Employers Offer More Managed Care Plans in Strong Economy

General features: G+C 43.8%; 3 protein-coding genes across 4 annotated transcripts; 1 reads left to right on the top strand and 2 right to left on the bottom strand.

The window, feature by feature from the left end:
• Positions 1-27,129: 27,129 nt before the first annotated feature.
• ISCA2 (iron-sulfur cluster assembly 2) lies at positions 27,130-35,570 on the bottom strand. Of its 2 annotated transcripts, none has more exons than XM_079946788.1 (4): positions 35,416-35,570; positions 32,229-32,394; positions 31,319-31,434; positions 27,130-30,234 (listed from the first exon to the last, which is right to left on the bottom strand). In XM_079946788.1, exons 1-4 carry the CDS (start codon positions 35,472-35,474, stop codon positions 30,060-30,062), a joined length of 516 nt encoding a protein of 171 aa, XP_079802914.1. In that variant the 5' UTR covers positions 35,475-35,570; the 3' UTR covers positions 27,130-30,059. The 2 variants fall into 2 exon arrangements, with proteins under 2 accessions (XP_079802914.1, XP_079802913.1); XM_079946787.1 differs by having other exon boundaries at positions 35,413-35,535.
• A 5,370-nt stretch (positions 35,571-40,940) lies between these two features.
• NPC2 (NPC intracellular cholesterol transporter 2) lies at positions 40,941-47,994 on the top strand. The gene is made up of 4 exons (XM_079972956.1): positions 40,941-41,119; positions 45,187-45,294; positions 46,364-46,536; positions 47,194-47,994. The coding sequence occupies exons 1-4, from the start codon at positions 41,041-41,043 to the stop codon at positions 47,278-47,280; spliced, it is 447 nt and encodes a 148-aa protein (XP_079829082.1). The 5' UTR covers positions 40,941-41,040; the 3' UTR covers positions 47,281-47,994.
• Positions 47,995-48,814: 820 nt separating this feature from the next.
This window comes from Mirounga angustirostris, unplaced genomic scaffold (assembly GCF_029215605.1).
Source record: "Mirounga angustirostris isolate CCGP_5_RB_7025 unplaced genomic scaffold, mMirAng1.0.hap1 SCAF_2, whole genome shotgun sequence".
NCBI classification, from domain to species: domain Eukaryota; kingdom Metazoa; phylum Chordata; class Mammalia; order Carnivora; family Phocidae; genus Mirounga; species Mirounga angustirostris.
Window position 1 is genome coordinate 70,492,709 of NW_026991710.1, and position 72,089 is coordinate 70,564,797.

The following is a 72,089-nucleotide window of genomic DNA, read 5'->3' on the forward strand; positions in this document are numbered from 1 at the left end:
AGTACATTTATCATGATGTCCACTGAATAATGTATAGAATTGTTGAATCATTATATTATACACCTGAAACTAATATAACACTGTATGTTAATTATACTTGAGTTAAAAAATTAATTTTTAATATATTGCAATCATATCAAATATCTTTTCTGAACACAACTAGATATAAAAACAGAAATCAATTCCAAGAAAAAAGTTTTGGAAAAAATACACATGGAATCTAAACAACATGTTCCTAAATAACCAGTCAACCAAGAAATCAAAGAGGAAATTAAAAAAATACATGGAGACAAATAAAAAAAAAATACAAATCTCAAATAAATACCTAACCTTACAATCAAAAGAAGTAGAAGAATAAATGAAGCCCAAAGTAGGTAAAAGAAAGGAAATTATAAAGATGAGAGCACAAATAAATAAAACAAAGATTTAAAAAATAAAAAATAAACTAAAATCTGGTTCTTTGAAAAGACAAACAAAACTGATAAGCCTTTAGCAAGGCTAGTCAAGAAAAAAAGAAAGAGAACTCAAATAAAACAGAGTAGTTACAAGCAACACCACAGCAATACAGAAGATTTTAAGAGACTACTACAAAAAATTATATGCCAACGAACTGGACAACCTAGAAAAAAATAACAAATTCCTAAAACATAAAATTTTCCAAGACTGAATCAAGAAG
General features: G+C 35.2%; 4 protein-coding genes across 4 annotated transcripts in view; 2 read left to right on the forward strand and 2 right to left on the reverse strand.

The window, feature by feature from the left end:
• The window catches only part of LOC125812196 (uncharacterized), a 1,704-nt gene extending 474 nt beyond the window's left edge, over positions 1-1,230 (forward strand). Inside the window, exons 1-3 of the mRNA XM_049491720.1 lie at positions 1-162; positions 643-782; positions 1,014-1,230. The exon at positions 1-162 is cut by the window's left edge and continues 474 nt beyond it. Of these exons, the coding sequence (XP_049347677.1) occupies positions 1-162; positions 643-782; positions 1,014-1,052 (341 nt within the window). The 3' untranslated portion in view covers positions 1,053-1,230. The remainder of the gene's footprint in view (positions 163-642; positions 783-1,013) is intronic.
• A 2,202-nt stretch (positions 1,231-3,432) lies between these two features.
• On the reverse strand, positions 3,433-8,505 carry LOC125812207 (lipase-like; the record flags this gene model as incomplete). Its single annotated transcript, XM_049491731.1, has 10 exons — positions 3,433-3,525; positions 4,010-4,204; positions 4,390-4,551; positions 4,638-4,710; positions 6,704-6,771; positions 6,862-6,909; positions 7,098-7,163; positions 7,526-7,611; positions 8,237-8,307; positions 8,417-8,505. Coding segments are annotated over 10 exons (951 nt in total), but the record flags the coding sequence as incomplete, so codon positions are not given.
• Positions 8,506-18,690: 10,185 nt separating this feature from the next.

Responding to a "tight labor market," companies are "sprucing up medical coverage," offering "enhanced benefits" that include "more flexible" and "less restrictive" health plans, Investor's Business Daily reports. IBD focuses on Trigon Healthcare Inc., the "largest health care company in Virginia," which has adapted its business strategy and product offerings to meet the new demand for enhanced health options. With a range of deductibles, premiums and provider options, Trigon -- the former Blue Cross and Blue Shield of Virginia -- offers varied coverage to individuals as well as to large and small regional groups. To remain competitive and to command a large market share, Trigon has "gone for stability" in pricing its plans. While major competitors have increased premium costs 15% to 20% over the past three years, Trigon has raised prices only 7% to 8% annually. It has 35% of the state's fully insured premiums, more than two million members. Last month, Trigon started offering KeyCare 25, a "lower-premium" PPO with a $25 copayment, and in January, the company will introduce a "low-premium HMO" with a $25 dollar copayment. Analyst Clifford Hewitt, of Legg Mason Wood Walker Inc, said, "Because of [Trigon's] strong market share, it's been able to negotiate more fair pricing with providers, and it's not had to lower prices to buy share." He added, "At the same time, it's kept its other costs in line, and has earned a good return on investment income." This policy has enabled the company to build its membership; commercial enrollment grew 12% in 1999, and in the first half of this year, enrollment rose an additional 15% to 1.04 million. Analyst Eric Veiel of A.G. Edwards & Sons Inc. said he expects the company's products and strategy to help it obtain a 50% market share "in the next four to five years," as other insurers drop out of the industry. He acknowledged that the firm's growth will depend on the economy: "The question is, will the economy slow in 2002? If it does, employers are less likely to offer open access products. If that happens, the health plans with the best ability to control expenses (will fare best), which puts Trigon in a good position" (Much, Investor's Business Daily, 11/9).This is part of the KHN Morning Briefing, a summary of health policy coverage from major news organizations. Sign up for an email subscription.